But despite my nit-picking, I continue to find this a mostly excellent biography. And despite how many Beatle books I’ve read over the years, it is still incredible to believe just how much happened between 1963 and 1969. Putting the output aside, albums and singles in double figures, the films and endless tours (not to mention two books by John as a published author), there is the breathtaking speed of events in Lennon’s own personal life. His increasingly dull married life in rich and comfy Weybridge, controversy in 1966 with the Beatles fleeing the Philippines after seriously p-ing off Imelda Marcos, more trouble in the same year with the “bigger than Jesus” debacle, drugs, more drugs and lots of drugs, the death of Brian Epstein and the Beatles flirtation with the Maharishi. If all these events weren’t enough, Norman spends more time than any on Lennon’s meeting with Yoko Ono…
As biographers go, Norman is extremely kind to Yoko Ono. This is possibly because she contributed to his research for the book, so it’s odd that she eventually withdrew her support claiming that Norman had been “mean to John”. Finishing the story (in the third and final posting) may reveal her reasons why. But Norman gives the best account of their meeting and early relationship that I’ve ever read, revealing it as far more complex than Lennon made out in his later years, when he tended to look back on their courtship with rose-tinted little round glasses.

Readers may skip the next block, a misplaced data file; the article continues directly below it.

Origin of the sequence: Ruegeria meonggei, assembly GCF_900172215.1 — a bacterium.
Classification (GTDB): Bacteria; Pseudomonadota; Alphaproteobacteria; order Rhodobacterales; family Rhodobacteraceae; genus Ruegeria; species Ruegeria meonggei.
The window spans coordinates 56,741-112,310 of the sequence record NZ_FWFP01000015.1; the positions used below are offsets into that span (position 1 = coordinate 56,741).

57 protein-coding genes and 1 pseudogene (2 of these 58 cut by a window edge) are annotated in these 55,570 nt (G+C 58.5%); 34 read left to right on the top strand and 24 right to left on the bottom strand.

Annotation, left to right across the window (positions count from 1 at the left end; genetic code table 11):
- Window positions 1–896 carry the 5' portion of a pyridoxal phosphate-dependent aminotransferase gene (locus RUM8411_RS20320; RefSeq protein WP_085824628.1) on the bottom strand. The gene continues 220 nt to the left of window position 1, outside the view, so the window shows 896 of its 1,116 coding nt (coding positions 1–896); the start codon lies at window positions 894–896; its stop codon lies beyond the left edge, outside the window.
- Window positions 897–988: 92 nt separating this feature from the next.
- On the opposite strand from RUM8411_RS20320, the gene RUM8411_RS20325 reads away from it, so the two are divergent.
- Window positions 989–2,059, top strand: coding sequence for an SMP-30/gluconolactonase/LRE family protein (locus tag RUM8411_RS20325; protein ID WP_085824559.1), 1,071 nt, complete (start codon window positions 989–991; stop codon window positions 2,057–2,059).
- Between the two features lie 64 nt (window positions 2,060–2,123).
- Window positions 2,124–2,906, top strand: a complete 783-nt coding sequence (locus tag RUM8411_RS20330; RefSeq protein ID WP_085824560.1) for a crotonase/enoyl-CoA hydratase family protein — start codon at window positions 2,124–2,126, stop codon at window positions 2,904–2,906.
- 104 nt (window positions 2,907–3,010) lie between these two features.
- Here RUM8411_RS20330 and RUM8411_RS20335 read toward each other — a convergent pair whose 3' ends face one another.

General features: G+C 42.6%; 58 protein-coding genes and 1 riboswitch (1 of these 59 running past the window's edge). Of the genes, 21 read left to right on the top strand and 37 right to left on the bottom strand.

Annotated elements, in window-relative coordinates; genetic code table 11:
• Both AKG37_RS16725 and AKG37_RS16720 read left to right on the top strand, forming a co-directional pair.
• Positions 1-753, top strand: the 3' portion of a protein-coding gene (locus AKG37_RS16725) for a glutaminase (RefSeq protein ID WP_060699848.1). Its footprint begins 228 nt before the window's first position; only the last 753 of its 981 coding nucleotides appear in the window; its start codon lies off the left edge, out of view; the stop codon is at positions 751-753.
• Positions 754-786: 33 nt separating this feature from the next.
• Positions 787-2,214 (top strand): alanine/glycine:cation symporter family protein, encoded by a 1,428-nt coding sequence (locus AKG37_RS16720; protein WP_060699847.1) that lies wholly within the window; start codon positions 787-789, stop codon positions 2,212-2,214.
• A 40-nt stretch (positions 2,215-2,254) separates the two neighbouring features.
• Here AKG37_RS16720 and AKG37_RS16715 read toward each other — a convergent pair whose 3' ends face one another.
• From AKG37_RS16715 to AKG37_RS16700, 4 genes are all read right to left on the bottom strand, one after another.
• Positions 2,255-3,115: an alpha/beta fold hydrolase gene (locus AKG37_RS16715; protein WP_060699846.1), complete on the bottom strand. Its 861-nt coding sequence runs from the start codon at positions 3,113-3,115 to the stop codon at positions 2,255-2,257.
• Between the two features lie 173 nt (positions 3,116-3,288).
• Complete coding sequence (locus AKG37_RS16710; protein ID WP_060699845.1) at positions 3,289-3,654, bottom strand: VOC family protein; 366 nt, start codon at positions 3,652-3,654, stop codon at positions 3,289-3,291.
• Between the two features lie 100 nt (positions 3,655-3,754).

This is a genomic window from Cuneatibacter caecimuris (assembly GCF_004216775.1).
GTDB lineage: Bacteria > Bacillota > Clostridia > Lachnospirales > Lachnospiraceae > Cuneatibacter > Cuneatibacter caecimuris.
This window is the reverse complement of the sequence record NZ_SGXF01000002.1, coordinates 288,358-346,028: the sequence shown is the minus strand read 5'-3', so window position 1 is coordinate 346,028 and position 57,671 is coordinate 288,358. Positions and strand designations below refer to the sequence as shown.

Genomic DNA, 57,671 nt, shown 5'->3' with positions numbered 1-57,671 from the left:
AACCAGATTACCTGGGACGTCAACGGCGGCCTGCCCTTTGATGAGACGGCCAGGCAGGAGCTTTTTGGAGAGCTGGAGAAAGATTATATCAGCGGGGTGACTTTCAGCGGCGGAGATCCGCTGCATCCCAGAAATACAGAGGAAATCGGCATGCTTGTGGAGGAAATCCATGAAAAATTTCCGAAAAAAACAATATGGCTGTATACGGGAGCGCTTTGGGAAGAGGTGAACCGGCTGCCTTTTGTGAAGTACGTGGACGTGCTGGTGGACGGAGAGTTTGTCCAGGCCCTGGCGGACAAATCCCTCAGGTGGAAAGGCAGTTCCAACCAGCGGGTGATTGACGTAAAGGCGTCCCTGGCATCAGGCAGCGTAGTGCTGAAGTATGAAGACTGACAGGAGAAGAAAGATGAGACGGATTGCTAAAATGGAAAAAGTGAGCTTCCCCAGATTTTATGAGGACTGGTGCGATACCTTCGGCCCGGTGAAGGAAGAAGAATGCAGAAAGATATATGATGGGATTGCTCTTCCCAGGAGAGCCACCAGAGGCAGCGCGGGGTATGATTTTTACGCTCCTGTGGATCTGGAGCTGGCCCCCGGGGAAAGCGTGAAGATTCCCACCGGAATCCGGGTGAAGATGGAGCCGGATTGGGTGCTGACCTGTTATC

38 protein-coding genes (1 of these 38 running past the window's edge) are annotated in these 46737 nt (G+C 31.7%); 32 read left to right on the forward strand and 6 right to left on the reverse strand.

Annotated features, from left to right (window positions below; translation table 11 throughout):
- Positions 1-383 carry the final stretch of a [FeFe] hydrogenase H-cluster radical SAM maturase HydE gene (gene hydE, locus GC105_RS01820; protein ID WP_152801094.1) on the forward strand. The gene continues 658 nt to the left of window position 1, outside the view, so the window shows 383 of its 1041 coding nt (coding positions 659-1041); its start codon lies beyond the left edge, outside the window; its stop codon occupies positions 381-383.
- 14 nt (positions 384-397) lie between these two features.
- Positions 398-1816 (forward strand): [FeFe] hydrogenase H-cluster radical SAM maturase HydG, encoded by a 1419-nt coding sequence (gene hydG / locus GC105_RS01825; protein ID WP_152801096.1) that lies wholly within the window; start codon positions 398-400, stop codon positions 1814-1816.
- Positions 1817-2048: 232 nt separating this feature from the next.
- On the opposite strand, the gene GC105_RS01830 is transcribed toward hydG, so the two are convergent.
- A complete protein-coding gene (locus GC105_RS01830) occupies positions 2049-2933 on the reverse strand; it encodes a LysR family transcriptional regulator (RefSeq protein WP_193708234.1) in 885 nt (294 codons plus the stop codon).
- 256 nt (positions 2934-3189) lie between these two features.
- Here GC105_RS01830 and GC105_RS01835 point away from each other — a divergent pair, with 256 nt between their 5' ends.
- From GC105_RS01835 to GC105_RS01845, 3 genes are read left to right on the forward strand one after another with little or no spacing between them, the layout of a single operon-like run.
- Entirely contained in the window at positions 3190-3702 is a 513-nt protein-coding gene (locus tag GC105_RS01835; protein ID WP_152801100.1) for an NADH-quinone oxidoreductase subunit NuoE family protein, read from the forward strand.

Factually, Norman has really done his homework here, and I forgive him for misquoting a song lyric or two (In I’m So Tired, Sir Walter Raleigh is a stupid get, not git) and describing the Magical Mystery Tour soundtrack as the “accompanying album … selling … five hundred thousand in Britain”. It was a double EP set in this country, Philip, the album came later. Sorry to be pedantic, but you’re getting paid for this mate.
I find myself continuing to read Lennon biographies as I face the prospect of outliving the man for two reasons. They’re both obvious. One is to gain some insight into the creative process of the Beatles, but as this is something that’s been done so well by Ian Macdonald in Revolution in the Head Norman doesn’t attempt to try too hard on this part. His accounts of Revolver through to Sgt Pepper and The White Album – three of the best albums ever made – are sadly pedestrian. Secondly, I just want to find out what Lennon was really like, especially as the memory I had of him (brief though it was) has faded. Norman does this very well, and there are many well constructed memories and accounts of his peculiar yet (mostly) charming personality. So far, he’s not been mean to John.
I didn’t really know what I wanted to be, apart from ending up as an eccentric millionaire. I had to be a millionaire. If I couldn’t do it without being crooked, then I’d have to be crooked. I was quite prepared to do that.
Although I have an unquenchable thirst for anything John Lennon or Beatle related, these pages have been strangely silent over the last two or so years when it comes to the Fab Four. Patiently I’ve waited for a decent new biography to get my teeth into, and now we have Philip Norman’s 822 page John Lennon: The Life. To do Norman’s mammoth work some justice I’m going to spread my thoughts over more than one post. Besides, I haven’t finished it yet. Also I’m away next week and the heavy hardback will take up most of my hand luggage. I’ll have to wait until November to finish it.